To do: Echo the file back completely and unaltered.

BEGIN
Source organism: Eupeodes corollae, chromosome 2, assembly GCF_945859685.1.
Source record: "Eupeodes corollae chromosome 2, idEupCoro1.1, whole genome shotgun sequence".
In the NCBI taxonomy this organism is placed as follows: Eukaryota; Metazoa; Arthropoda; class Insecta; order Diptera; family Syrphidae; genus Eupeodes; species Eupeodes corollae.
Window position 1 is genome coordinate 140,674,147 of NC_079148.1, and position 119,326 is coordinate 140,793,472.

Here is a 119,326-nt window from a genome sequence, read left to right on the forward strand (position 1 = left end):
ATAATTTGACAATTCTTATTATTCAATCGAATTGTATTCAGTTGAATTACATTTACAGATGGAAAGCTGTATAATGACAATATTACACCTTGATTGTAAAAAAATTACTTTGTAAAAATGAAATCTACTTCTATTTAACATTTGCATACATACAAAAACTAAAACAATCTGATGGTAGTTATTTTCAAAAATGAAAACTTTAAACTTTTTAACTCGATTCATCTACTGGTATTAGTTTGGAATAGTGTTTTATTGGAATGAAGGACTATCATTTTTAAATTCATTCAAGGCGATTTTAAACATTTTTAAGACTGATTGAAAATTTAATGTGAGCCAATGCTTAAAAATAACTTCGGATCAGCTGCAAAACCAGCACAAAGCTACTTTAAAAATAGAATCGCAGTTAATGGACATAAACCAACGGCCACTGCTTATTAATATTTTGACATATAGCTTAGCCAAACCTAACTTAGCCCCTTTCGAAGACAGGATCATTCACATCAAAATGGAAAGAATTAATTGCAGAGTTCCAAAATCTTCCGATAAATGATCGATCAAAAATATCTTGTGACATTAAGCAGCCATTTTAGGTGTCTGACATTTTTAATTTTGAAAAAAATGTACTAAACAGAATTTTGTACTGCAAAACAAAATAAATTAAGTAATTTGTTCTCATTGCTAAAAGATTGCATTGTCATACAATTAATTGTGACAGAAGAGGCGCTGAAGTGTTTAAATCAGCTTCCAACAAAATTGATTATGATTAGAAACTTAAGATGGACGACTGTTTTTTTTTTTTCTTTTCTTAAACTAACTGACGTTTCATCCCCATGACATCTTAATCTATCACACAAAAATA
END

Source organism: Eupeodes corollae, chromosome 2, assembly GCF_945859685.1.
Source record: "Eupeodes corollae chromosome 2, idEupCoro1.1, whole genome shotgun sequence".
In the NCBI taxonomy this organism is placed as follows: Eukaryota; Metazoa; Arthropoda; class Insecta; order Diptera; family Syrphidae; genus Eupeodes; species Eupeodes corollae.
Window position 1 is genome coordinate 140,674,147 of NC_079148.1, and position 119,326 is coordinate 140,793,472.

Here is a 119,326-nt window from a genome sequence, read left to right on the forward strand (position 1 = left end):
ATAATTTGACAATTCTTATTATTCAATCGAATTGTATTCAGTTGAATTACATTTACAGATGGAAAGCTGTATAATGACAATATTACACCTTGATTGTAAAAAAATTACTTTGTAAAAATGAAATCTACTTCTATTTAACATTTGCATACATACAAAAACTAAAACAATCTGATGGTAGTTATTTTCAAAAATGAAAACTTTAAACTTTTTAACTCGATTCATCTACTGGTATTAGTTTGGAATAGTGTTTTATTGGAATGAAGGACTATCATTTTTAAATTCATTCAAGGCGATTTTAAACATTTTTAAGACTGATTGAAAATTTAATGTGAGCCAATGCTTAAAAATAACTTCGGATCAGCTGCAAAACCAGCACAAAGCTACTTTAAAAATAGAATCGCAGTTAATGGACATAAACCAACGGCCACTGCTTATTAATATTTTGACATATAGCTTAGCCAAACCTAACTTAGCCCCTTTCGAAGACAGGATCATTCACATCAAAATGGAAAGAATTAATTGCAGAGTTCCAAAATCTTCCGATAAATGATCGATCAAAAATATCTTGTGACATTAAGCAGCCATTTTAGGTGTCTGACATTTTTAATTTTGAAAAAAATGTACTAAACAGAATTTTGTACTGCAAAACAAAATAAATTAAGTAATTTGTTCTCATTGCTAAAAGATTGCATTGTCATACAATTAATTGTGACAGAAGAGGCGCTGAAGTGTTTAAATCAGCTTCCAACAAAATTGATTATGATTAGAAACTTAAGATGGACGACTGTTTTTTTTTTTTCTTTTCTTAAACTAACTGACGTTTCATCCCCATGACATCTTAATCTATCACACAAAAATA